They are then combined with supercritical Carbon Dioxide — a state of CO2 between a liquid and a gas — in a high-pressure, high-temperature container.
The CO2 removes the caffeine from the beans. The CO2 is then treated with water to remove the caffeine, and it is used in the process again.
Is Decaffeinated Coffee Better For You?
It depends. Caffeine can cause anxiety, lack of sleep, higher blood pressure, urinary/gastrointestinal problems, jitters, and dehydration in some people. Also, caffeine is known to harm those pregnant or breastfeeding.
If this is the case, consuming decaffeinated coffee may be better for you than regular coffee.
It is best to know your reaction to caffeine and consult with your physician.
Is Decaffeinated Coffee Really Caffeine-Free?
Decaffeinated coffee is not really caffeine-free per se, but it does come pretty close. Most decaffeinated coffees in the United States are 97 percent caffeine-free. In Europe, decaffeinated coffees are closer to 99 percent caffeine-free.
The Swiss Water Process claims to have 99.9% of the caffeine removed.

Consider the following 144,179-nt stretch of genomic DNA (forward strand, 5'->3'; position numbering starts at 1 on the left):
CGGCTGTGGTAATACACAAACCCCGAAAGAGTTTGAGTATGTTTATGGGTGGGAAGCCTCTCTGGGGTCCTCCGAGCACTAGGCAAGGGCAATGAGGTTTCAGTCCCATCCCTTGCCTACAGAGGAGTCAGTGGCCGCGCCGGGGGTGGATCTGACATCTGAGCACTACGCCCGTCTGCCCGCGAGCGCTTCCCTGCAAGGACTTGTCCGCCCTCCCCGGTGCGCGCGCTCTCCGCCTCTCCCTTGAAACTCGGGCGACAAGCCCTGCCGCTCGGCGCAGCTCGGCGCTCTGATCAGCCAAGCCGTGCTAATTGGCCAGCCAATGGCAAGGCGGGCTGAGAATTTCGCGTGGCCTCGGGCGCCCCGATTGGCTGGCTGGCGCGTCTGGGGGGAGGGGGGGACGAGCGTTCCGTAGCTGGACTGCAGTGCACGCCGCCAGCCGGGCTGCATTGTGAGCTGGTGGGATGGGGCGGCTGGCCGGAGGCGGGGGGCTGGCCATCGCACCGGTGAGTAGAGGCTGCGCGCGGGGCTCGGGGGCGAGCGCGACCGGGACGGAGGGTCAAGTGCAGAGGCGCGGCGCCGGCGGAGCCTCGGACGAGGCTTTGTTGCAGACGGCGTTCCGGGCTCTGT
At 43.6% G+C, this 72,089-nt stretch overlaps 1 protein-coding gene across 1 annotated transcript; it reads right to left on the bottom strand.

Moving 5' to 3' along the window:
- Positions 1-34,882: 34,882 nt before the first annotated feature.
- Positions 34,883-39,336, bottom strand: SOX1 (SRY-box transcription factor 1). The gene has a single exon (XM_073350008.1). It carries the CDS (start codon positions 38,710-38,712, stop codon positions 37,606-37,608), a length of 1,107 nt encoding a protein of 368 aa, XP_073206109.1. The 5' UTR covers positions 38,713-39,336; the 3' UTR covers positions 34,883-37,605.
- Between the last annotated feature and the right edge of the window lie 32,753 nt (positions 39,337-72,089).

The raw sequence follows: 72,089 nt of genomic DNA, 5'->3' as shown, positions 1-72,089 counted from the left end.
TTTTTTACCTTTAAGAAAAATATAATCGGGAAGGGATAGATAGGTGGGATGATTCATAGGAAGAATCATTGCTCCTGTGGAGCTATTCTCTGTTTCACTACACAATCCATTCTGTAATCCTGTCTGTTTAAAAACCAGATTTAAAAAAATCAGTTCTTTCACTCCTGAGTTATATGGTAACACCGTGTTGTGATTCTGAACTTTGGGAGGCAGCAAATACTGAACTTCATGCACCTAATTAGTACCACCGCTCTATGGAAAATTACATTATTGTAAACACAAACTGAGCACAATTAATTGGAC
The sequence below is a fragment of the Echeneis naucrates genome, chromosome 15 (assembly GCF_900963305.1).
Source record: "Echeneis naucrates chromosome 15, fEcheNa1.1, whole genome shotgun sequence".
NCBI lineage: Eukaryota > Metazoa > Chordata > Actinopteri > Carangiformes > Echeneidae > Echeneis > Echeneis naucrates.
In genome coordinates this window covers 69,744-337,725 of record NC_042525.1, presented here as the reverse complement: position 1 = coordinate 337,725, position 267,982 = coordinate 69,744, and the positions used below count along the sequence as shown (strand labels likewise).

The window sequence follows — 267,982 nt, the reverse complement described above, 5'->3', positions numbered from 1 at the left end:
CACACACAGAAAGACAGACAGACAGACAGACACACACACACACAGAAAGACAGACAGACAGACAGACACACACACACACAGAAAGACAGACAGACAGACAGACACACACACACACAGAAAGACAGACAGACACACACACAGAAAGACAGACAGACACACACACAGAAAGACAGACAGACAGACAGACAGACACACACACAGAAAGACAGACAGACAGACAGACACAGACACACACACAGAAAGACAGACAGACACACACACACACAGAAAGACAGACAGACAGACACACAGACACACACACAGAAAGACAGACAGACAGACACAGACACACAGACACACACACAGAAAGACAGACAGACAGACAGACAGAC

If you have found that you are sensitive to caffeine, this can still have adverse effects on your body. Make sure you know your body can cope and has a tolerance to caffeine, even when drinking decaffeinated coffees.
Is Decaffeinated Coffee A Stimulant?
In general, it is not. Though if you are sensitive to caffeine, however, you may experience the effects of a stimulant. Be sure to check with your medical physician if necessary and if this is the case.
Are The Chemicals Used To Decaffeinate Coffee Harmful?
The CO2 and Swiss Water processes are not considered harmful. However, dichloromethane has been known to cause respiratory problems (coughing, wheezing) and more severe health issues (shortness of breath, headaches, dizziness, nausea, vomiting) in large amounts.
Similarly, artificially-produced ethyl acetate can cause some health problems in large amounts. For the most part, though, these chemicals are used in trace amounts in decaffeinated coffee and are considered not harmful to most people.
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Coffee is decaffeinated in a variety of methods, with most methods removing most or near all caffeine. In all, decaffeinated coffees offer a convenient alternative to those who love the taste of coffee, but not caffeine effects.